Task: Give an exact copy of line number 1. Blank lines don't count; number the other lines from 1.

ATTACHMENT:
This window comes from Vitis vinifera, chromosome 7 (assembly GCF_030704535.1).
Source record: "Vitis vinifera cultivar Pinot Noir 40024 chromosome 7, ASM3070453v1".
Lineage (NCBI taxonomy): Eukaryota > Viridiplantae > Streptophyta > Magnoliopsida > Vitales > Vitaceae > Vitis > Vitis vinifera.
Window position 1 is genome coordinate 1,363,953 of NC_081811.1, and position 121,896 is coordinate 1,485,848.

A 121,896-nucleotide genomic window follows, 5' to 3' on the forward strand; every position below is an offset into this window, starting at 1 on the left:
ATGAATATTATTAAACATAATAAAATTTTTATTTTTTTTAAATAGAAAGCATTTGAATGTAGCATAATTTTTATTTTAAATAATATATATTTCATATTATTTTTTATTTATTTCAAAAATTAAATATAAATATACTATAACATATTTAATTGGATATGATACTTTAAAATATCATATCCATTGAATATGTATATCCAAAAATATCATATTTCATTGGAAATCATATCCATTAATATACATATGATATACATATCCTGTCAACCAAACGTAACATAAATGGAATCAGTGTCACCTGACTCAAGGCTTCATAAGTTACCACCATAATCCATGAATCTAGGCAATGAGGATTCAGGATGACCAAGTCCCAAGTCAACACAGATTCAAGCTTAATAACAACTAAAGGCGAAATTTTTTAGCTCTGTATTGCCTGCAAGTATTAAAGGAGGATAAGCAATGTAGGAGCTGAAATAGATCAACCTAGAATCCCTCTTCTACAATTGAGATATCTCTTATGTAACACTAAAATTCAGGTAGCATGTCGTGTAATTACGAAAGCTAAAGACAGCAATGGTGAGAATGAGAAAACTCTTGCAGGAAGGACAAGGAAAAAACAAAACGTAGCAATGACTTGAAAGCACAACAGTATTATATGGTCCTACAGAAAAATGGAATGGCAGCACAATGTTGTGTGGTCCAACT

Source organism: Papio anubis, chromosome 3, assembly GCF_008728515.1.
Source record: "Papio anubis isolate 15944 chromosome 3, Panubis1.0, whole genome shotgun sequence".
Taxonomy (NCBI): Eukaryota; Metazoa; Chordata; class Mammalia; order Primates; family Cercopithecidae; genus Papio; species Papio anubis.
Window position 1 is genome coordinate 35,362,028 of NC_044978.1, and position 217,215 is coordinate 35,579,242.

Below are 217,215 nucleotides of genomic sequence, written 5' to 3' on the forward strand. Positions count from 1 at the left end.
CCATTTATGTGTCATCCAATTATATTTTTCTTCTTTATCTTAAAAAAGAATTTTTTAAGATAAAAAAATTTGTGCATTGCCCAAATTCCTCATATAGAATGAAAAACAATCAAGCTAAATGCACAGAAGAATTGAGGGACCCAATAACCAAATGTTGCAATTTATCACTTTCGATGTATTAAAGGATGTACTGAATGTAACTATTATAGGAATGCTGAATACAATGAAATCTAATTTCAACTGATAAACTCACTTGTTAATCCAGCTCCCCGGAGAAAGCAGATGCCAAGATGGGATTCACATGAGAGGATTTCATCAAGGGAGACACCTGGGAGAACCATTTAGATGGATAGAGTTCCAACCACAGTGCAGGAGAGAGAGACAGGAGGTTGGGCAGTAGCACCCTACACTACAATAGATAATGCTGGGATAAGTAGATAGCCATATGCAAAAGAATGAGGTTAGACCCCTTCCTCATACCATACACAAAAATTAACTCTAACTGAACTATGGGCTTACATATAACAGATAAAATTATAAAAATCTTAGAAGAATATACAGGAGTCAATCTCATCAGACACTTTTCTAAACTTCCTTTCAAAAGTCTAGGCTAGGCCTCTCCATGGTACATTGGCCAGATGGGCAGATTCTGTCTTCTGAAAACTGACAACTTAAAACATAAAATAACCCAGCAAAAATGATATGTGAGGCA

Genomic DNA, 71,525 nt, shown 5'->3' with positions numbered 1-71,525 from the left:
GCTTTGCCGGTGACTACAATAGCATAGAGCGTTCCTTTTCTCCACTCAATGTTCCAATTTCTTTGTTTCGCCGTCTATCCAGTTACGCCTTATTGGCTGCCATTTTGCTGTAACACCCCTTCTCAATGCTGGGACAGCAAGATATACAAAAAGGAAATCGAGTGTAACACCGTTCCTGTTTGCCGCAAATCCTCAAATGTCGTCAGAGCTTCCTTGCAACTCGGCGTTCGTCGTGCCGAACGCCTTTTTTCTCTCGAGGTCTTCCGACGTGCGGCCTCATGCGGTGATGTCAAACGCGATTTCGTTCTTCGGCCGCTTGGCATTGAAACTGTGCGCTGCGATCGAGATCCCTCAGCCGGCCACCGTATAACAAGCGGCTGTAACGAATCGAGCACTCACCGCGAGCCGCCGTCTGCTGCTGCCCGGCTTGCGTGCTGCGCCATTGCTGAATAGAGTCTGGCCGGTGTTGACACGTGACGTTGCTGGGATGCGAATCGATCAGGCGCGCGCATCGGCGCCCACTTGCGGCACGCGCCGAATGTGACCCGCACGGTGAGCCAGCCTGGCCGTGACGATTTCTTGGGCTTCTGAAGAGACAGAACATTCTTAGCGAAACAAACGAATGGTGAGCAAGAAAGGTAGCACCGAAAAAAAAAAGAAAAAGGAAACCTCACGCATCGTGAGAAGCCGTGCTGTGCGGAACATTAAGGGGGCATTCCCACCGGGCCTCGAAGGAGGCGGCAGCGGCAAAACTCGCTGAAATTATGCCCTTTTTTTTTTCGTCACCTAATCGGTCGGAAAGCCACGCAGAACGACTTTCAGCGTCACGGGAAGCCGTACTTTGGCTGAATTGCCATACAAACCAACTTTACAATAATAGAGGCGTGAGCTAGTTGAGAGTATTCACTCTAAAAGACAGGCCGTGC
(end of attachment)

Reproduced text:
This window comes from Vitis vinifera, chromosome 7 (assembly GCF_030704535.1).